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UGANDA: Why children still beg on the streets of Kampala

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KAMPALA (DEUTSCHE WELLE) – They are as young as 4 and Kampala’s city authorities have said their numbers are rising. DW reporter Frank Yiga reports on why children end up on the streets of Uganda’s capital.

“The reason why I ran away home is that I lost my aunt’s money when she sent me to the shop. I became afraid,” he said, adding that he did not know how his aunt would react and decided that running away was his best option.

Street kids carrying toddlers cross a street in Kampala (DW/F. Yiga)

Twelve-year-old Richard Kawadwa is with five children his age on a busy Kampala road. He’s been on the street for a year after he running away from home.


“The numbers keep increasing day by day,” said Peter Kaujju of the Kampala City Authority.

Although authorities frequently take kids off the streets, he explained, more keep coming back — and sometimes not by their own choice.

“We discovered that the majority of these children come from Karamoja region. There are some people that go and convince the parents to send their children to Kampala to go to school. They then make the children beg on their behalf,” he tells DW. “We have been able to prosecute three and we’re continuing to look for them.”

Children beg at cars stuck in traffic (DW/F. Yiga)Kampala’s rush hour traffic provides the opportunity for the children to walk from car to car

Petty crime

The heavy traffic, which the streets of Kampala are famous for, are the perfect places to beg. Kids go from car to car, which is especially dangerous for the young children — even toddlers are sometimes taken along.

Additionally, the crawling traffic is a good opportunity for petty thieves. “They pull your necklace, they remove your head-lamp,” said Sarah Eperu, a Kampala resident. “They practically become thieves and so they get themselves into dangerous situations.”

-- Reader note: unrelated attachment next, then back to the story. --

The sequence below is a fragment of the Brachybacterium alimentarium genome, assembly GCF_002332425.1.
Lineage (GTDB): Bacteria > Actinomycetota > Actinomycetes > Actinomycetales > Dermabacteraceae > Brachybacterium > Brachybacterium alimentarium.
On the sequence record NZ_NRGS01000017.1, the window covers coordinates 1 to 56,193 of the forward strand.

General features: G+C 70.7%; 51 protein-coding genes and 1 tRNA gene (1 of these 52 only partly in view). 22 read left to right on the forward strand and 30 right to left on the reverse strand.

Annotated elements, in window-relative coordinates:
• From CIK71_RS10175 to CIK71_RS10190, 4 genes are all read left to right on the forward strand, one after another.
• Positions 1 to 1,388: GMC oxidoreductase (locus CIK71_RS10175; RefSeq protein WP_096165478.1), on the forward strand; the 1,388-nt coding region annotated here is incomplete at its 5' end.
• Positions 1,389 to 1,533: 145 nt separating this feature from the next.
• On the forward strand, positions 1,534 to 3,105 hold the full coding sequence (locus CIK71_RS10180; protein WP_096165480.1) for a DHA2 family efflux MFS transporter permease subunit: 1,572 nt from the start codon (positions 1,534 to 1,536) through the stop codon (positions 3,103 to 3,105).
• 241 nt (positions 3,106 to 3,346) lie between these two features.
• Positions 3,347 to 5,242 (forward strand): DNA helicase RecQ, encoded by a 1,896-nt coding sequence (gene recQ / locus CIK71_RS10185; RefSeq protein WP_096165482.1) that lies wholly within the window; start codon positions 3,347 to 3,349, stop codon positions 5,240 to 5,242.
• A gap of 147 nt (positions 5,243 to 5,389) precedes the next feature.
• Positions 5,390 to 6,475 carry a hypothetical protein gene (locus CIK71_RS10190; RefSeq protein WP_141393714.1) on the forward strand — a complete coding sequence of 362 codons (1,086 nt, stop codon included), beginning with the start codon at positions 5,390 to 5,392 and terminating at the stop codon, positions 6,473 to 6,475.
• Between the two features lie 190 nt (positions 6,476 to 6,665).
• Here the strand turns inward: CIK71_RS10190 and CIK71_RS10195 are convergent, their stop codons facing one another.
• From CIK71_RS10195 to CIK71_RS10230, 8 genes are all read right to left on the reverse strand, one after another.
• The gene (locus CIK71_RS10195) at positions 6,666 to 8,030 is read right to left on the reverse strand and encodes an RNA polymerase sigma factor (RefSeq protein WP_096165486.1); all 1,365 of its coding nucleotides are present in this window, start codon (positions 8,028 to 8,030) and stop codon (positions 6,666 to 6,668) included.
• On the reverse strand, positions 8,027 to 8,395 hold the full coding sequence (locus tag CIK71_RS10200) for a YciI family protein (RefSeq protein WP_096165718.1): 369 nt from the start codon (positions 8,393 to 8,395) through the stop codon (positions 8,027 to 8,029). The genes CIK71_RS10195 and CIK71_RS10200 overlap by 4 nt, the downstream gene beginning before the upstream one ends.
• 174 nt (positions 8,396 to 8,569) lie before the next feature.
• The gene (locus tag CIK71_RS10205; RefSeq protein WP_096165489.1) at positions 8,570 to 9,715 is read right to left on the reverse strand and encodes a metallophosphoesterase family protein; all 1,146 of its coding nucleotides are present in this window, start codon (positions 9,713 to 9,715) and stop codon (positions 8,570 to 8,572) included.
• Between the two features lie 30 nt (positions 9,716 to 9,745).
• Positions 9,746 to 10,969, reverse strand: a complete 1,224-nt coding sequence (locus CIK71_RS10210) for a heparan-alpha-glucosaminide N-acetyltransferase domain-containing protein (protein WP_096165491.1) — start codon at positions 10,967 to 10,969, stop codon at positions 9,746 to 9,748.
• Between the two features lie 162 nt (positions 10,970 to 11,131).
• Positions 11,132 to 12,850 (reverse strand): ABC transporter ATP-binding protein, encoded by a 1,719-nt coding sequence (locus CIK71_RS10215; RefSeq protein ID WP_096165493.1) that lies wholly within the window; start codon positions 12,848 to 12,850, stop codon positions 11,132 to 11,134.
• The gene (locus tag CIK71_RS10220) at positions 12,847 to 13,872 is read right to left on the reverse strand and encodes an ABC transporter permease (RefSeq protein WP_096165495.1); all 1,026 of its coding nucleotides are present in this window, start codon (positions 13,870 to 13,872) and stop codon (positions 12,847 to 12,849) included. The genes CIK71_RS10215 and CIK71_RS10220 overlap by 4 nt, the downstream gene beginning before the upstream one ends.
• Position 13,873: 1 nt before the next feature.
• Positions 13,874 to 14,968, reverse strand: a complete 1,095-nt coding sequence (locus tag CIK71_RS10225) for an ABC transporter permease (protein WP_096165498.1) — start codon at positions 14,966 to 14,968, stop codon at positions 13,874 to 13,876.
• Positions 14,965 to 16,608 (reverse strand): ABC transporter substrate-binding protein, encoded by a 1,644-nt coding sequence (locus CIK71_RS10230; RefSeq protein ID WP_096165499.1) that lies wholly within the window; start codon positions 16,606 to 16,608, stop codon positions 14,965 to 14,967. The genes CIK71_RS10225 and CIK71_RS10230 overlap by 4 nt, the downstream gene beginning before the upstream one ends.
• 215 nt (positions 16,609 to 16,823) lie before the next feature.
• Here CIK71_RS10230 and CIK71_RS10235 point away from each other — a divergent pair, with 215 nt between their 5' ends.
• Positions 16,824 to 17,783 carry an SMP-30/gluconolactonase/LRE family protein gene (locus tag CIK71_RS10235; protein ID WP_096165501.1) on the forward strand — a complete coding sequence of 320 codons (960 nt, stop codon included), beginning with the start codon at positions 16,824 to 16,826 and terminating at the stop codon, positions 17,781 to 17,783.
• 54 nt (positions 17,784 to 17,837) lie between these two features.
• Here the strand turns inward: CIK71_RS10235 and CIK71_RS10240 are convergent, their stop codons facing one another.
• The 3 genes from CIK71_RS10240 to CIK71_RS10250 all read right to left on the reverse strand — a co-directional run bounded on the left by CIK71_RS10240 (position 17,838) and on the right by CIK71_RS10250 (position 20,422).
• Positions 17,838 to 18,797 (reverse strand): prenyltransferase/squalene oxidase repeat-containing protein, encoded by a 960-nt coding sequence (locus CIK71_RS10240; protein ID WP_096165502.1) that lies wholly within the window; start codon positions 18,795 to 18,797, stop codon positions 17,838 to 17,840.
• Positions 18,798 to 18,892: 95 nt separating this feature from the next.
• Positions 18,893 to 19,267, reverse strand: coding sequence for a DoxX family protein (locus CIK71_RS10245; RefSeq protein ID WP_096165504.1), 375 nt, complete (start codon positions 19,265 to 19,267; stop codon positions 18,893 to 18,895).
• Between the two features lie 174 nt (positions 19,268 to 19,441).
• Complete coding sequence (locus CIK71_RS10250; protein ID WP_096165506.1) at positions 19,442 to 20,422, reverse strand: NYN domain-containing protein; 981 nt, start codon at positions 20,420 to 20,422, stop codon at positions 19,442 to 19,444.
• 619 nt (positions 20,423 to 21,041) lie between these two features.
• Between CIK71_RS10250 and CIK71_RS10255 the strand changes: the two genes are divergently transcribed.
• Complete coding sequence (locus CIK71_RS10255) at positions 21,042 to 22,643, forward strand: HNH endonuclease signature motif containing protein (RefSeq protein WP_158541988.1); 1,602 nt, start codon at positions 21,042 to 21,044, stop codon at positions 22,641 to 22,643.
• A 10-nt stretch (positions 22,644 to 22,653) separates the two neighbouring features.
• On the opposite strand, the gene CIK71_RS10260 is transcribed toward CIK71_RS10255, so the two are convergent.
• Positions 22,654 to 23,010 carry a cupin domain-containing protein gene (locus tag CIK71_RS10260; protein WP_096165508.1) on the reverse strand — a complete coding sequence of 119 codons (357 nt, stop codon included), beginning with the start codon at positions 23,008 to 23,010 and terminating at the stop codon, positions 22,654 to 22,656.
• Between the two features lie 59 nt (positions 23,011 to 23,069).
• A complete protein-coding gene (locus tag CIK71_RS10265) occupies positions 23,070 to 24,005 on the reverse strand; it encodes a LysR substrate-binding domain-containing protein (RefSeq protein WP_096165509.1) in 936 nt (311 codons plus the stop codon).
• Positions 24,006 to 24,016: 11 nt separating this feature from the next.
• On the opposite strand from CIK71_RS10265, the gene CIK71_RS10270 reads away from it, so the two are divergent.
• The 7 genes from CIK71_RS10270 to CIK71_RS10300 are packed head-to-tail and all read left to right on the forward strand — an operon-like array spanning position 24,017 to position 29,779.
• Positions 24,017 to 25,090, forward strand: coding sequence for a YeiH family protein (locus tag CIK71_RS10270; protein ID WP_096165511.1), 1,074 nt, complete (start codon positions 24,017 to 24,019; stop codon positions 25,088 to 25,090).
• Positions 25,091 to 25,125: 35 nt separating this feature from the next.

If caught, the kids are taken in by the police.

“I will remove a child from the street who has committed a crime,” said Carol, a police officer at the family and children’s affairs unit at Central Police Station. Then, she said, the police try to play a supportive role, for instance by taking the children to a rehabilitation home.

Children beg at cars stuck in traffic (DW/F. Yiga)Many children run away from abuse at home. Others are lured by traffickers offering them a better life

Adapting to ‘normal’ life

Mondo Kyateka, the commissioner for youth and children’s affairs at Uganda’s Ministry for Gender Labor and Social Development, told DW Uganda is trying to address the issue of street children by providing counseling and support reintegrating the children with their families.

“We need more than that to have parents become parents again,” Kyateka said. “Many of the children run away from home because of domestic violence, so the ministry has come up with parenting guidelines. We also need to constantly counsel our children to understand, as much as they have their rights, they also have their responsibilities.”

The Tudabujja half-way home, run by the UK based charity organization Retrak, which focuses on helping children who have run away from home, is one of the centers that take in street children. Mama Zelly, the center’s caretaker, explained how they address the children’s immediate needs.

“On the streets, they don’t wash, so when they come here you have to bathe in the morning, you have to bathe in the afternoon, you have to wash three times a week,” she said.

There are many more lessons to be learnt: “They do all the domestic chores here, we teach them how to work together, make their beds. In the first week you learn that you have to sleep at 9 p.m. Then respect for property — whatever you use put it where it is supposed to be.”

As Mama Zelly pointed out, all of these are things that the children never learnt or have to relearn after living on the street. The organization is also in contact with the families of the children in an attempt to get to root of the problem and perhaps reunite them.

Hope for street children in Kenya | All media content | DW | 29.08.2016

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